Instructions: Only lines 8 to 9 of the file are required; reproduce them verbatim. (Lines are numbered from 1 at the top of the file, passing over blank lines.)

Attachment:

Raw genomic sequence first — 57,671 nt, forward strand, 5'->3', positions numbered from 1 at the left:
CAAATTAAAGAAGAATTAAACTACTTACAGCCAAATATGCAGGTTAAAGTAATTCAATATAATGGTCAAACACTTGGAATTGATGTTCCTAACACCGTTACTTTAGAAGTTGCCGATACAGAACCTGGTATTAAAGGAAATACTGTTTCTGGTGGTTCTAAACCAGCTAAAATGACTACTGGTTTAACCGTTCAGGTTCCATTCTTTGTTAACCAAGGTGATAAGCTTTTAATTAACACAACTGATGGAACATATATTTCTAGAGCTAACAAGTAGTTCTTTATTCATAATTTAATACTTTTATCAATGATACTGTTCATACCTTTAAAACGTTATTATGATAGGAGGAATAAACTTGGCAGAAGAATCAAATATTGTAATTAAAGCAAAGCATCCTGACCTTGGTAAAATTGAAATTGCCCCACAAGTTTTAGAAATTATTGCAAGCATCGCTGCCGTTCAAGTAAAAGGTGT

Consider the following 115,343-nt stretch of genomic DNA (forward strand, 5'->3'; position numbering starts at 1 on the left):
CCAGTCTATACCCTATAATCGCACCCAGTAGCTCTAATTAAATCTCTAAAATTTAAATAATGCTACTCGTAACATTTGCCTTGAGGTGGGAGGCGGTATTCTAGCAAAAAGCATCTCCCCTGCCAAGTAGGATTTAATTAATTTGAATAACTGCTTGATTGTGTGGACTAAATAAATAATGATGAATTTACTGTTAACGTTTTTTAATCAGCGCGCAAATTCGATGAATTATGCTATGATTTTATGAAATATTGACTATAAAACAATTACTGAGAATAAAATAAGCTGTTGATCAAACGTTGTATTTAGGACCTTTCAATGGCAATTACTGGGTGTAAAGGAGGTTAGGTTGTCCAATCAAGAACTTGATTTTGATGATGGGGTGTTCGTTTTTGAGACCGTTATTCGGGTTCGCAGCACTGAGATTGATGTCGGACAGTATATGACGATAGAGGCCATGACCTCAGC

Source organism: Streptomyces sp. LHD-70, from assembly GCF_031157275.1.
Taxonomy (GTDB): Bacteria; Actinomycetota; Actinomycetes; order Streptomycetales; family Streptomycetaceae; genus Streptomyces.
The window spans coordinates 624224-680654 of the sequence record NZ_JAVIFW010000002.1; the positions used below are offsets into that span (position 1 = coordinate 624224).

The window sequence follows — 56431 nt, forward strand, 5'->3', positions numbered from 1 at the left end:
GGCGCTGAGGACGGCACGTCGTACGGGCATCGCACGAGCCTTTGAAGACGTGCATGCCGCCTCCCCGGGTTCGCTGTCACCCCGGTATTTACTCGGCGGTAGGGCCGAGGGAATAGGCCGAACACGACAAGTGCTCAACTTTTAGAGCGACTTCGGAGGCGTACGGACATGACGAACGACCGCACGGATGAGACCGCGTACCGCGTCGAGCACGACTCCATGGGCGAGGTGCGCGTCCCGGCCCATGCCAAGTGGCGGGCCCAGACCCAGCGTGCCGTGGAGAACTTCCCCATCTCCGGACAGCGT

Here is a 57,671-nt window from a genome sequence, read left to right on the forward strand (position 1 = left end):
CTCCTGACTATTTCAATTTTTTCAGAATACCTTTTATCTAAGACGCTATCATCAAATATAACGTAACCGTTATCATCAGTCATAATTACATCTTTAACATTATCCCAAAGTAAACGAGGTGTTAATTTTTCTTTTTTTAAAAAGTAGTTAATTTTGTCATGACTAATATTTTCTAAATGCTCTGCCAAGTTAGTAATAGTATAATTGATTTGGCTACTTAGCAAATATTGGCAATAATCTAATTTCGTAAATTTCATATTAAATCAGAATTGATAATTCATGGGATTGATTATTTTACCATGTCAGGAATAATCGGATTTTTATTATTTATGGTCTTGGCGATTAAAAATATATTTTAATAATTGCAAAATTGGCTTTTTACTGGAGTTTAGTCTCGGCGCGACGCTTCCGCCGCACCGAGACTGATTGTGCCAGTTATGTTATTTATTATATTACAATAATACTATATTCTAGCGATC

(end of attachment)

The window sequence follows — 56431 nt, forward strand, 5'->3', positions numbered from 1 at the left end:
GGCGCTGAGGACGGCACGTCGTACGGGCATCGCACGAGCCTTTGAAGACGTGCATGCCGCCTCCCCGGGTTCGCTGTCACCCCGGTATTTACTCGGCGGTAGGGCCGAGGGAATAGGCCGAACACGACAAGTGCTCAACTTTTAGAGCGACTTCGGAGGCGTACGGACATGACGAACGACCGCACGGATGAGACCGCGTACCGCGTCGAGCACGACTCCATGGGCGAGGTGCGCGTCCCGGCCCATGCCAAGTGGCGGGCCCAGACCCAGCGTGCCGTGGAGAACTTCCCCATCTCCGGACAGCGT